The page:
In BT.656, the Horizontal (H), Vertical (V), and Field (F) signals are sent as an embedded part of the video data stream in a series of bytes that form a control word. The Start of Active Video (SAV) and End of Active Video (EAV) signals indicate the beginning and end of data elements to read in on each line. SAV occurs on a 1-to-0 transition of H, and EAV begins on a 0-to-1 transition of H. An entire field of video is comprised of Active Video + Horizontal Blanking (the space between an EAV and SAV code) and Vertical Blanking (the space where V = 1).
A field of video commences on a transition of the F bit. The "odd field" is denoted by a value of F = 0, whereas F = 1 denotes an even field. Progressive video makes no distinction between Field 1 and Field 2, whereas interlaced video requires each field to be handled uniquely, because alternate rows of each field combine to create the actual video image.
The SAV and EAV codes are shown in more detail in Figure 7. Note there is a defined preamble of three bytes (0xFF, 0x00, 0x00 for 8-bit video, or 0x3FF, 0x000, 0x000 for 10-bit video), followed by the XY Status word, which, aside from the F (Field), V (Vertical Blanking) and H (Horizontal Blanking) bits, contains four protection bits for single-bit error detection and correction. Note that F and V are only allowed to change as part of EAV sequences (that is, transitions from H = 0 to H = 1). Also, notice that for 10-bit video, the two additional bits are actually the least-significant bits, not the most-significant bits.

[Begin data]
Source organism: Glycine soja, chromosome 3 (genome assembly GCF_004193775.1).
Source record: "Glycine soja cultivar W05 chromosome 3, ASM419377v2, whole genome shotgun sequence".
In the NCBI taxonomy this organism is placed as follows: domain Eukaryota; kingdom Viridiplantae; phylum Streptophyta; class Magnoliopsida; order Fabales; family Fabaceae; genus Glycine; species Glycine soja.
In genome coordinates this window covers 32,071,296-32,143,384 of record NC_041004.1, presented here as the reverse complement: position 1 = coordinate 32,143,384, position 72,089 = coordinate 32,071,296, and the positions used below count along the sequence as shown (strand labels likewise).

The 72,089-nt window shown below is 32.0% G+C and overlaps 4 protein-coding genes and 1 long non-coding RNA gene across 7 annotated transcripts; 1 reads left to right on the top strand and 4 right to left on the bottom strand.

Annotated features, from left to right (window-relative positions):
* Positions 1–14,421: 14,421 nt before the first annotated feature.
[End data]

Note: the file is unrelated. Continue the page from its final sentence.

Figure 7: SAV/EAV Preamble codes.
The bit definitions are as follows:
- F = 0 for Field 1
- F = 1 for Field 2
- V = 1 during Vertical Blanking
- V = 0 when not in Vertical Blanking
- H = 0 at SAV
- H = 1 at EAV
- P3 = V XOR H
- P2 = F XOR H
- P1 = F XOR V
- P0 = F XOR V XOR H
Assuming that ancillary data is not being sent, during horizontal and vertical blanking intervals the (Cb, Y, Cr, Y, Cb, Y, ) stream is (0x80, 0x10, 0x80, 0x10, 0x80, 0x10). Also, note that because the values 0x00 and 0xFF hold special value as control preamble demarcators, they are not allowed as part of the active video stream. In 10-bit systems, the values (0x000 through 0x003) and (0x3FC through 0x3FF) are also reserved, so as not to cause problems in 8-bit implementations.
So that's a wrap on our discussion of digital video concepts. In part 3 we turn our focus to a systems view of video, covering how video streams enter and exit embedded systems.
This series is adapted from the book "Embedded Media Processing" (Newnes 2005) by David Katz and Rick Gentile. See the book's web site for more information.